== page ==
Biden tries sunny message, but Trump signals 2024 comeback

President Joe Biden tried Friday to sell an upbeat vision of his administration's "bright spots," but Democrats faced a likely drubbing in next week's midterms and de facto Republican leader Donald Trump signaled plans to announce a bid to return to the White House.

At a communications company in San Diego, Biden highlighted his successes in passing legislation to pour federal funding into semiconductors and other high-tech industries, as well as strong employment figures.

While acknowledging that voters were "struggling with inflation," now at the highest rate in four decades, Biden focused on "the bright spots we're seeing across the country."

"Our best days are ahead of us, they're not behind us," he said.

However, polls show Republicans poised for potentially heavy victories in Tuesday's congressional election, hoping to win control not only in the House of Representatives but the Senate.

That would turn the last two years of Biden's first term into an almost certain maelstrom of political fighting and set the stage for a tense 2024 presidential election, with questions over whether Biden, who turns 80 this month, will want to run again.

Trump, who has championed a widespread, far-right conspiracy theory that he really beat Biden in 2020, sent his strongest signal so far that he's planning a comeback bid.

At a rally Thursday in Iowa, the first state to hold its Republican nominating contest in presidential elections, Trump said: "In order to make our country successful and safe and glorious, I will very, very, very probably do it again, OK? Very, very, very probably."

"Get ready. That's all I'm telling you. Very soon. Get ready. Get ready," he said.

According to a report in Axios on Friday, aides are firming up plans for a November 14 announcement.

That, however, is likely to depend on how well the right-wing candidates promoted by Trump do on Tuesday. Another factor in play is the threat hanging over Trump from an investigation into his hoarding of top secret documents at his Florida golf resort -- and potential indictment on serious criminal charges.

For now, Republicans are confident they can at minimum get the one state they need to move the Senate from 50-50 to their own narrow majority, while expecting solid gains in the House of 12 to 25 seats, overcoming the Democrats' current eight-member advantage.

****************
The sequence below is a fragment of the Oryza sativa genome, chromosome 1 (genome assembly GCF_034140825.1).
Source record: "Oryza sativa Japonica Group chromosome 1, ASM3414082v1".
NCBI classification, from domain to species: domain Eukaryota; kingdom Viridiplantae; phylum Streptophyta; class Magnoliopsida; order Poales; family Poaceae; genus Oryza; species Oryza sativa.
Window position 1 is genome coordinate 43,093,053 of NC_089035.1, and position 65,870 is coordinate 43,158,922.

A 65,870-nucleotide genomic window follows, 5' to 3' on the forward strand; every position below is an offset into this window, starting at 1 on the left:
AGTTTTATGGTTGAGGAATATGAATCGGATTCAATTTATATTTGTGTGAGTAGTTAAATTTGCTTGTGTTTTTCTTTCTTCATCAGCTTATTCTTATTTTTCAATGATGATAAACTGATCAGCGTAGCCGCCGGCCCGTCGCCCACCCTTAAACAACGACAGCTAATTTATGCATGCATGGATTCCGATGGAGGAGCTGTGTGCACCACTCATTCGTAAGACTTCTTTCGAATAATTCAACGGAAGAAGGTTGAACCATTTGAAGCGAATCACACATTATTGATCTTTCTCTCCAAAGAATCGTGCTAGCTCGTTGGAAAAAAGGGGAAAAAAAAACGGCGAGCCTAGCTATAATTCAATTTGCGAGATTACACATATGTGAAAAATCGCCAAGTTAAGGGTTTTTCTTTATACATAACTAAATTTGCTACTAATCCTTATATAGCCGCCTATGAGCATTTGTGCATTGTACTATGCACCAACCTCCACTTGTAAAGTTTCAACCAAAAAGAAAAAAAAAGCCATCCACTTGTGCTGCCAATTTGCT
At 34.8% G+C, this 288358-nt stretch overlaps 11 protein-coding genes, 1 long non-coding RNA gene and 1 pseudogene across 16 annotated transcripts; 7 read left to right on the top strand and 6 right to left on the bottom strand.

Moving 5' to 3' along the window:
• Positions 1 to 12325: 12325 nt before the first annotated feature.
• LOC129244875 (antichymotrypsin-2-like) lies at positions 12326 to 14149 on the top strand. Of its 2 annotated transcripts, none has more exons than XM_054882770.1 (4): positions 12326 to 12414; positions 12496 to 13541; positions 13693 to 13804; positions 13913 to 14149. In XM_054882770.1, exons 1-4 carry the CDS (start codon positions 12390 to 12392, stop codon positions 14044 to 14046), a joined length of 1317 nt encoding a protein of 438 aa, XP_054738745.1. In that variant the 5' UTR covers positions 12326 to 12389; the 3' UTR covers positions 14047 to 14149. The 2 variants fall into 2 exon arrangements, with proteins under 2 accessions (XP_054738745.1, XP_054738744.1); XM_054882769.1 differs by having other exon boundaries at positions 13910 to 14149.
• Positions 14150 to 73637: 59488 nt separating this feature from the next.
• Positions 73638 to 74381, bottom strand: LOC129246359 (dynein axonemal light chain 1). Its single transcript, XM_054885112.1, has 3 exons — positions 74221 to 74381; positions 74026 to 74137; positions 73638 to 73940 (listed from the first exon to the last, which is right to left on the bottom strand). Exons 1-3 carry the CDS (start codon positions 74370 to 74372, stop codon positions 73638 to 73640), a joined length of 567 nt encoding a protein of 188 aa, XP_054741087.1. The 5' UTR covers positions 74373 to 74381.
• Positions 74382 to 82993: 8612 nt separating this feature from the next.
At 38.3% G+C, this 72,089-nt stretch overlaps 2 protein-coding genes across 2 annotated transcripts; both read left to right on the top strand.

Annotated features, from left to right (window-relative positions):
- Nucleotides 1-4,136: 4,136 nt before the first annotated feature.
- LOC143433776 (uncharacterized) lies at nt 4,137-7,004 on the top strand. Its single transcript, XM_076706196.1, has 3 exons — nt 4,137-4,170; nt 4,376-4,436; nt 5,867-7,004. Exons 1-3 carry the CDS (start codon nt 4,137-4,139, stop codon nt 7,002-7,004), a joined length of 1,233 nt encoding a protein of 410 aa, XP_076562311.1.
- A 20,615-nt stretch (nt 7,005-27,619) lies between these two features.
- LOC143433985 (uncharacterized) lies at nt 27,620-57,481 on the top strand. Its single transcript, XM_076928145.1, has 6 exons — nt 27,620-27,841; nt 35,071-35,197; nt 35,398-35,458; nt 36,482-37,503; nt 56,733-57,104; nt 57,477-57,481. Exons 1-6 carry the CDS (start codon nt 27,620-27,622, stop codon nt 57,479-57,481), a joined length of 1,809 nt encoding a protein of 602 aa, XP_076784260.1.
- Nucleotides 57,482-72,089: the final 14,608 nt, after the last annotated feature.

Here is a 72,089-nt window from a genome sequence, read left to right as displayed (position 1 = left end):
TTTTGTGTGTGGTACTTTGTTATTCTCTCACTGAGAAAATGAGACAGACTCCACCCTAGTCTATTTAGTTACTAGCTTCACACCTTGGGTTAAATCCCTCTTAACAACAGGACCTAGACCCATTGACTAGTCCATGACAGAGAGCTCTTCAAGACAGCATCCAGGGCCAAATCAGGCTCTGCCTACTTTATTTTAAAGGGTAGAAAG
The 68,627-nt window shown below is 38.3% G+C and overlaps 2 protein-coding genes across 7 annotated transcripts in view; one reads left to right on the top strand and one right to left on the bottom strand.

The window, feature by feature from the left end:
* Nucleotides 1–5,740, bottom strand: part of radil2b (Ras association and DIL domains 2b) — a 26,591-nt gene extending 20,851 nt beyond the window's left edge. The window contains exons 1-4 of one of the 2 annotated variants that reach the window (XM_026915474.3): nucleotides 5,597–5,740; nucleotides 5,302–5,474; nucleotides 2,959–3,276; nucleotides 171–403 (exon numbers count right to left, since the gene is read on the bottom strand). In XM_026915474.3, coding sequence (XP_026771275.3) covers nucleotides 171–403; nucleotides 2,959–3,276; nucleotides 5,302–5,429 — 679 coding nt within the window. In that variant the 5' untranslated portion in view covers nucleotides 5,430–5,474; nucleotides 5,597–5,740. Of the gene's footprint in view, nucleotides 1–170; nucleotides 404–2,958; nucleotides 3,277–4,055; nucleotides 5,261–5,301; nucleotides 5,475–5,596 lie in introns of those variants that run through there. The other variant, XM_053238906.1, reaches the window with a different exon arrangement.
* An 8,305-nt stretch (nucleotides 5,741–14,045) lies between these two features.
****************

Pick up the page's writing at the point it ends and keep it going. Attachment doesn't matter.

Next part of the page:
- 'I've got a plan' -

The final weeks of the campaign have seen Republicans even looking beyond the country's swing states to Democratic bastions that once seemed out of reach.

Strategists from both parties are seeing districts across New York, Oregon and Connecticut that went for Biden by double digits in 2020 coming back into play.

Hillary Clinton campaigned on Thursday in New York to boost the faltering fortunes of Governor Kathy Hochul while former president Barack Obama speaks in Pennsylvania Saturday. Biden himself was set to campaign in Democratic stronghold New York on Sunday.

The White House did get some good news Friday, with official figures for October showing the economy added 261,000 jobs and unemployment at low levels.

"I've got a plan to bring costs down, especially for health care, energy and other everyday expenses... The Republican plan is very different," Biden said in a statement.

"They want to increase prescription drug costs, health insurance costs and energy costs, while giving more tax breaks to big corporations and the very wealthy."

- 'Speculation and rumors' -

In another glimmer of hope for the Democrats, Oprah Winfrey endorsed Pennsylvania Senate candidate John Fetterman during a virtual get-out-the-vote event Thursday.

It was a notable snub of Fetterman's Republican rival, celebrity surgeon Mehmet Oz, who rose to fame largely through appearances on Winfrey's show.

But with the Republicans confident of flipping Georgia and Nevada, the Keystone State might not even be needed for a takeover of the Senate.

Trump had initially considered announcing before next Tuesday to get ahead of the field in the Republican primary.

But he was persuaded by close ally Kellyanne Conway that the move would leave him open to blame in the event of a bad night for Republicans.

The strategist, who ran Trump's 2016 campaign and served as a top advisor in his administration, said Thursday at a campaign event he could be expected to "announce soon."

Trump spokesman Taylor Budowich told AFP he was "not commenting on the never-ending media speculation and rumors" about a Trump campaign to return to the Oval Office.

"As President Trump has said, Americans should go vote up and down the ballot for Republicans, and he will continue that message tomorrow night in Pennsylvania," he added.

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